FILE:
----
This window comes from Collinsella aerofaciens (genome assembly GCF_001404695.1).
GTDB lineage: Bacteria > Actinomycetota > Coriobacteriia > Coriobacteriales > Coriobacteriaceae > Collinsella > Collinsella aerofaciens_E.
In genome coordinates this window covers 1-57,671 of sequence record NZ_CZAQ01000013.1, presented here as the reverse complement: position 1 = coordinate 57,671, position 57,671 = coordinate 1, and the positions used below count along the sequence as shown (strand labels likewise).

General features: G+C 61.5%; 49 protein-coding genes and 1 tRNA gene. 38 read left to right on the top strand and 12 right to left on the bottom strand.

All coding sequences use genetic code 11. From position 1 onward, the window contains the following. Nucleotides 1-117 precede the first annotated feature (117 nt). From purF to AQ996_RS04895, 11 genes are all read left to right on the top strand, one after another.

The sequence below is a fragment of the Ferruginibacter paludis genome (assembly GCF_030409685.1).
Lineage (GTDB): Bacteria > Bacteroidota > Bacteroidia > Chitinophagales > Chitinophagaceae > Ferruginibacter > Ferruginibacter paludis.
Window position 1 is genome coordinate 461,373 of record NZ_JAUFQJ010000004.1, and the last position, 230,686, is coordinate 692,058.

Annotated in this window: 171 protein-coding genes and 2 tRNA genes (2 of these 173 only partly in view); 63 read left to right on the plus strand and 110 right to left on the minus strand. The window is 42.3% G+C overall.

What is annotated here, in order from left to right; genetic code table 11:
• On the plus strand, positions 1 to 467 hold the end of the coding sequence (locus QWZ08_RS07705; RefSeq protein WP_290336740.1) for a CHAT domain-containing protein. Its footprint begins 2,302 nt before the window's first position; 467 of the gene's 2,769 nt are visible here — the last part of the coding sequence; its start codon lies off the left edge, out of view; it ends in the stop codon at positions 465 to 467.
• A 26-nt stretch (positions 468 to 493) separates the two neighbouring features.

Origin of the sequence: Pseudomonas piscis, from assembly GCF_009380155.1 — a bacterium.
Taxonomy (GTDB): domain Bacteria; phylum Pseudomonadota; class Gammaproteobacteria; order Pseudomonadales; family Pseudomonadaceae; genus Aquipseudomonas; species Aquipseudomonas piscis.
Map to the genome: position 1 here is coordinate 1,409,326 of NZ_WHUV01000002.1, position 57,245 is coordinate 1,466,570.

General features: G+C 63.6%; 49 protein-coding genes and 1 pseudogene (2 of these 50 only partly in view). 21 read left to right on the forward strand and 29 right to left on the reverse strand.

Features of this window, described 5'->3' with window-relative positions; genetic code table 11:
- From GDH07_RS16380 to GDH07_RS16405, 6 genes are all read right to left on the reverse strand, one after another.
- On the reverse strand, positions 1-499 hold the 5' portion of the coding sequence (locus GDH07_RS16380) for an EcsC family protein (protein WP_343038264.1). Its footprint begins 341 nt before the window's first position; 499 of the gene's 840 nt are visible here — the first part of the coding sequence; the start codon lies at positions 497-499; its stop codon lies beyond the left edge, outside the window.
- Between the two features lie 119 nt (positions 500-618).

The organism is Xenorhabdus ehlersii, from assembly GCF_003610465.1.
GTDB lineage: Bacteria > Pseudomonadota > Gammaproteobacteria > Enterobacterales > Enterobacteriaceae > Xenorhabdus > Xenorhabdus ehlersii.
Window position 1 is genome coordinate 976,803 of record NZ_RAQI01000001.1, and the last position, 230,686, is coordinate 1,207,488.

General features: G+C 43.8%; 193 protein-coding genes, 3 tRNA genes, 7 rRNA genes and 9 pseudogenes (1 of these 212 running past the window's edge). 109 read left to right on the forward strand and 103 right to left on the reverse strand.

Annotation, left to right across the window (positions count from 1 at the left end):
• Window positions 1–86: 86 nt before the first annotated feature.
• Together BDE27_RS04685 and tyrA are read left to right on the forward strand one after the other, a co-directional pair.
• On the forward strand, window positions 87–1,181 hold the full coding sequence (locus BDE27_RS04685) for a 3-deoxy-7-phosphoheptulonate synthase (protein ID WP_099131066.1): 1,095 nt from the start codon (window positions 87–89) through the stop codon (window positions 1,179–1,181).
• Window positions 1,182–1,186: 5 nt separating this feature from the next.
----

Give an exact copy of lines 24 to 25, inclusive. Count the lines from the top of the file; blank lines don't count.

General features: G+C 43.8%; 193 protein-coding genes, 3 tRNA genes, 7 rRNA genes and 9 pseudogenes (1 of these 212 running past the window's edge). 109 read left to right on the forward strand and 103 right to left on the reverse strand.

Annotation, left to right across the window (positions count from 1 at the left end):